Venkataraman Yaamini R.

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Venkataraman
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Yaamini R.
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  • Article
    Differential DNA methylation in Pacific oyster reproductive tissue in response to ocean acidification
    (BioMed Central, 2022-08-04) Venkataraman, Yaamini R. ; White, Samuel J. ; Roberts, Steven B.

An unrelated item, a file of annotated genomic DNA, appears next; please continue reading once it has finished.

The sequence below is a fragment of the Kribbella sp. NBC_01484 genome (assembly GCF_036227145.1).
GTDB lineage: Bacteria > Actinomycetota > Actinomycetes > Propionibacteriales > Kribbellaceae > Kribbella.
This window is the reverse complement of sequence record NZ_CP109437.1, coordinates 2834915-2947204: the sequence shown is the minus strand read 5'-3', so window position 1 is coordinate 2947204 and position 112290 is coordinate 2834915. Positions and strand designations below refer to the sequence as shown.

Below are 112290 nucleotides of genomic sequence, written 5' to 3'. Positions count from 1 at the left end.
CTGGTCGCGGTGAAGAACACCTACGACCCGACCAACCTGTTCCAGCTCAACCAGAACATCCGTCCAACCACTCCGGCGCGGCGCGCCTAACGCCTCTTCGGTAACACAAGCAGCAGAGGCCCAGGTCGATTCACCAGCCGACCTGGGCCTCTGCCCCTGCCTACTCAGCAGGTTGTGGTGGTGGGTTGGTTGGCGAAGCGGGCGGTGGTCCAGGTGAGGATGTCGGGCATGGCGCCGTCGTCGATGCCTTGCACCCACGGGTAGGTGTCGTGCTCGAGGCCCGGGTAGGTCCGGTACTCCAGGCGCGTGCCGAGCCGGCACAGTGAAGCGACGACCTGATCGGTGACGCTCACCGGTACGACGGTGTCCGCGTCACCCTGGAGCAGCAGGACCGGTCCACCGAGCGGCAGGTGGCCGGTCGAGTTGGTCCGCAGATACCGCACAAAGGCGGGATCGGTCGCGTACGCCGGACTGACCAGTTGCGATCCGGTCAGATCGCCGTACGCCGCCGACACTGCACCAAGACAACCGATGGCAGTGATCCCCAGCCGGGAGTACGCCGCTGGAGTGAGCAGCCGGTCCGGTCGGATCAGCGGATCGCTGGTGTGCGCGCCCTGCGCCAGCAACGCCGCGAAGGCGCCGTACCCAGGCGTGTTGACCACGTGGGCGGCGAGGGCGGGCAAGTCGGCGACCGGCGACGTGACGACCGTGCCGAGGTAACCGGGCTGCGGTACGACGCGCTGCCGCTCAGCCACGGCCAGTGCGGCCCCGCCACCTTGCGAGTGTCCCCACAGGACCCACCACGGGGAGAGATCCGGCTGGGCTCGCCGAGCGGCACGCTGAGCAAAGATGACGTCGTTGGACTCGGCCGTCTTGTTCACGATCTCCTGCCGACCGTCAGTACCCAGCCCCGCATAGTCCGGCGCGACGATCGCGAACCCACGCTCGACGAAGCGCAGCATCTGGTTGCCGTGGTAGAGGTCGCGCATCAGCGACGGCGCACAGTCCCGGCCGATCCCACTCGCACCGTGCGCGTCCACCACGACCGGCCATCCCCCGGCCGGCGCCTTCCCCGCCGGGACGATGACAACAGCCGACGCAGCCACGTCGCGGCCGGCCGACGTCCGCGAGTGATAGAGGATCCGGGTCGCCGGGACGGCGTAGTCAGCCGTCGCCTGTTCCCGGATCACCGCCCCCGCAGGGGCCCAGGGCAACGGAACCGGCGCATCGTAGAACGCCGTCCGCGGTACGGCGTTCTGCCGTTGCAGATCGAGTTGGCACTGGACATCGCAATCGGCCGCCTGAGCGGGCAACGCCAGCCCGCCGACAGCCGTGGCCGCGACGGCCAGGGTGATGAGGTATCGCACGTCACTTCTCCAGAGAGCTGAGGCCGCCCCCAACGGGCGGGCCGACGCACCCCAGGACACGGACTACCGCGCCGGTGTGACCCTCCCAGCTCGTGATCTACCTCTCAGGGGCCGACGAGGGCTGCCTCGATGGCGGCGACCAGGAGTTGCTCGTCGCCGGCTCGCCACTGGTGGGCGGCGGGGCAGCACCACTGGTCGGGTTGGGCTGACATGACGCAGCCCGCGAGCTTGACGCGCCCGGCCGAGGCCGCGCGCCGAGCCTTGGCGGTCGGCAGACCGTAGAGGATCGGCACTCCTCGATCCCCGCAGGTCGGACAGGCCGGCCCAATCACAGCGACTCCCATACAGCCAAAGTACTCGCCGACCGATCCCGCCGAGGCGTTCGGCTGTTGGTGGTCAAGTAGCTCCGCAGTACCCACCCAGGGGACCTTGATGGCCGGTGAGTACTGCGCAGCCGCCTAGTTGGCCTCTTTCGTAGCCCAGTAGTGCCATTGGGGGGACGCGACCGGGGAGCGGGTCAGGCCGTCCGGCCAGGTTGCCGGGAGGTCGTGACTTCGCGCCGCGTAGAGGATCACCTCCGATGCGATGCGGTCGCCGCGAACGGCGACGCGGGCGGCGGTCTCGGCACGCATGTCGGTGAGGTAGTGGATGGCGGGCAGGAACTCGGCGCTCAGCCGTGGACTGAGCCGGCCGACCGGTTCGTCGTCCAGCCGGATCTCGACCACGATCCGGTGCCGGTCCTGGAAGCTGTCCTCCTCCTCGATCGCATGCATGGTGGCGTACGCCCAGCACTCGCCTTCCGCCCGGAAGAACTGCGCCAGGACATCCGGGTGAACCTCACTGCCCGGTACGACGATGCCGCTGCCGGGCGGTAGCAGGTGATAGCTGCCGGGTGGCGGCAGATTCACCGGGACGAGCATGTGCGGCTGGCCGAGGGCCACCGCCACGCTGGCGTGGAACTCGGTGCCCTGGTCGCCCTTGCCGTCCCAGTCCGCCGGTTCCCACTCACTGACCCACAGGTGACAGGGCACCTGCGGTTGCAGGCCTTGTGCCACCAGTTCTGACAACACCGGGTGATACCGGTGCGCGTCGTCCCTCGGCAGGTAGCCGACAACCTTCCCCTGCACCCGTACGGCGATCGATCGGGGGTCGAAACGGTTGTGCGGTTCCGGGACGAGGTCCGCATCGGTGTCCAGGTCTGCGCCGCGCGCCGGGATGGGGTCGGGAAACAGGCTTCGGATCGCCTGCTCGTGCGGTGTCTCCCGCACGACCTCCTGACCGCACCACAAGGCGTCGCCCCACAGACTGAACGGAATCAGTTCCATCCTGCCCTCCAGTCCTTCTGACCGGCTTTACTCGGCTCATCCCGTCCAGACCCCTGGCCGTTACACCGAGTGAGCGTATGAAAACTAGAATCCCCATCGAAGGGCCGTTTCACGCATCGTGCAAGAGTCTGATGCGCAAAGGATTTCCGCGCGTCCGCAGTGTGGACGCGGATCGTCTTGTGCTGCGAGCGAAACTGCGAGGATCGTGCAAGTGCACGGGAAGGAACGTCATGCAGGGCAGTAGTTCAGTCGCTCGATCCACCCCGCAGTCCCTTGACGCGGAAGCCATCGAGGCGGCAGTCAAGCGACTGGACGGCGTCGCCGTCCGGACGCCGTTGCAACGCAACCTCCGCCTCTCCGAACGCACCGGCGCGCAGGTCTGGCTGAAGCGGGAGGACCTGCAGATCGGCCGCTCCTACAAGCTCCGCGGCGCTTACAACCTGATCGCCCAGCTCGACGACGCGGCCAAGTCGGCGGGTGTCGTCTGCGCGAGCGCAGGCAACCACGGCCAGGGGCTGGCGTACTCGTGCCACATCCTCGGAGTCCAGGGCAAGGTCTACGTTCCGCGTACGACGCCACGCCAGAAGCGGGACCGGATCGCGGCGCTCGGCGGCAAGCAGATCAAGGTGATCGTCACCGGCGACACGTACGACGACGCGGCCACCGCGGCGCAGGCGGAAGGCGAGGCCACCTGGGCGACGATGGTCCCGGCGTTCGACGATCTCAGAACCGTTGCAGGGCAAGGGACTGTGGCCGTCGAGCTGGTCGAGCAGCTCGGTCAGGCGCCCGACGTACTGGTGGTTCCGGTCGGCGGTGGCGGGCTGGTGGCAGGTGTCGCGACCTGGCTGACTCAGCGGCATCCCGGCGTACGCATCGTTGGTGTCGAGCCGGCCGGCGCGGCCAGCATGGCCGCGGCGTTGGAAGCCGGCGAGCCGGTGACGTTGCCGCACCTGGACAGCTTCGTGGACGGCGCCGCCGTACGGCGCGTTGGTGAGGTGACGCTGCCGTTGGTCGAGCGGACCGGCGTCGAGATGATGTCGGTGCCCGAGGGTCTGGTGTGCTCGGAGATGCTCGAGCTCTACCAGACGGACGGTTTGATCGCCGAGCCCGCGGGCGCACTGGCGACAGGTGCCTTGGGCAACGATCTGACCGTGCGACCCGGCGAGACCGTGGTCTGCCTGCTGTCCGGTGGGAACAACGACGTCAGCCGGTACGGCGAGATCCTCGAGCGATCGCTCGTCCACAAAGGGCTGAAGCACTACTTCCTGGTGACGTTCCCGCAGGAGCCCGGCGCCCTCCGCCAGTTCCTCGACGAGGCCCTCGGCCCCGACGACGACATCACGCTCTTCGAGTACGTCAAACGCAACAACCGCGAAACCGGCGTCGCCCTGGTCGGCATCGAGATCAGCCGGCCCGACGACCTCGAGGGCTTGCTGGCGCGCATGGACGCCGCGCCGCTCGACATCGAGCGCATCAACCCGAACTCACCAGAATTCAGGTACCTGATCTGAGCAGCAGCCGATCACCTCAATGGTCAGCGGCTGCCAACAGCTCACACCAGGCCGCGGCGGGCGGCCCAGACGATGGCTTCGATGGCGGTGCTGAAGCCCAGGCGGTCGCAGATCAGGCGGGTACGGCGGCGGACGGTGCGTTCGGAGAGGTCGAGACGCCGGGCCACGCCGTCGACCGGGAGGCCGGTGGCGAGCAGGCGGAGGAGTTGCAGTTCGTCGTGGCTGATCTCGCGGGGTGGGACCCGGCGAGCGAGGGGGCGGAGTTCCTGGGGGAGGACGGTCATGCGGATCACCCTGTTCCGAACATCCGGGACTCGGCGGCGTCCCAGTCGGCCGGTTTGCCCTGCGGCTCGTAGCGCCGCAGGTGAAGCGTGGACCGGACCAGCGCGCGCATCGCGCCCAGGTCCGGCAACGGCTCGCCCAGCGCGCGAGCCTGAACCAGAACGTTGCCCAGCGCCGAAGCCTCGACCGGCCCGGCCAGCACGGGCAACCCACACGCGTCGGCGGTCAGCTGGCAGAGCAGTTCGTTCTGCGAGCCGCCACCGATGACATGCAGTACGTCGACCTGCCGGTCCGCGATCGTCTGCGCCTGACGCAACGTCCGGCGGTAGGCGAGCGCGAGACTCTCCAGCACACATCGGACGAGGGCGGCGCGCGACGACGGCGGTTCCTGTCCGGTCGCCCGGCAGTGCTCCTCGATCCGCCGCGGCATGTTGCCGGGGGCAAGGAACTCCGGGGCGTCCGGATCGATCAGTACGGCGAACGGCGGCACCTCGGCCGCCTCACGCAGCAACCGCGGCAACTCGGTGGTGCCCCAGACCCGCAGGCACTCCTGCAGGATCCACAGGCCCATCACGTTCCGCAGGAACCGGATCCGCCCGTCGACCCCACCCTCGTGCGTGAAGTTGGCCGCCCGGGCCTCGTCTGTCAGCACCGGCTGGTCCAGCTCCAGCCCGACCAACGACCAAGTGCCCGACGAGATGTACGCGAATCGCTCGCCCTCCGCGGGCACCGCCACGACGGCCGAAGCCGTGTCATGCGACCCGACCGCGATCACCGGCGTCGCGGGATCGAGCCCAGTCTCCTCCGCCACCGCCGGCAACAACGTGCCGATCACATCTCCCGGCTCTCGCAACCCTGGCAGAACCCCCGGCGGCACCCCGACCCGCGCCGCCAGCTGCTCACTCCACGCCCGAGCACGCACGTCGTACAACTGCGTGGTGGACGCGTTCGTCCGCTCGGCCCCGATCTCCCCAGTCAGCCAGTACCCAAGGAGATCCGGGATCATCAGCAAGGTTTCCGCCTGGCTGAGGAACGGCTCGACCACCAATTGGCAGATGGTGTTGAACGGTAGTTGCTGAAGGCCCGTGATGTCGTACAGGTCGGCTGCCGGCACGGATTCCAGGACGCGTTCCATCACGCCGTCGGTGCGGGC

Background There is a need to investigate mechanisms of phenotypic plasticity in marine invertebrates as negative effects of climate change, like ocean acidification, are experienced by coastal ecosystems. Environmentally-induced changes to the methylome may regulate gene expression, but methylome responses can be species- and tissue-specific. Tissue-specificity has implications for gonad tissue, as gonad-specific methylation patterns may be inherited by offspring. We used the Pacific oyster (Crassostrea gigas) — a model for understanding pH impacts on bivalve molecular physiology due to its genomic resources and importance in global aquaculture— to assess how low pH could impact the gonad methylome. Oysters were exposed to either low pH (7.31 ± 0.02) or ambient pH (7.82 ± 0.02) conditions for 7 weeks. Whole genome bisulfite sequencing was used to identify methylated regions in female oyster gonad samples. C- > T single nucleotide polymorphisms were identified and removed to ensure accurate methylation characterization. Results Analysis of gonad methylomes revealed a total of 1284 differentially methylated loci (DML) found primarily in genes, with several genes containing multiple DML. Gene ontologies for genes containing DML were involved in development and stress response, suggesting methylation may promote gonad growth homeostasis in low pH conditions. Additionally, several of these genes were associated with cytoskeletal structure regulation, metabolism, and protein ubiquitination — commonly-observed responses to ocean acidification. Comparison of these DML with other Crassostrea spp. exposed to ocean acidification demonstrates that similar pathways, but not identical genes, are impacted by methylation. Conclusions Our work suggests DNA methylation may have a regulatory role in gonad and larval development, which would shape adult and offspring responses to low pH stress. Combined with existing molluscan methylome research, our work further supports the need for tissue- and species-specific studies to understand the potential regulatory role of DNA methylation.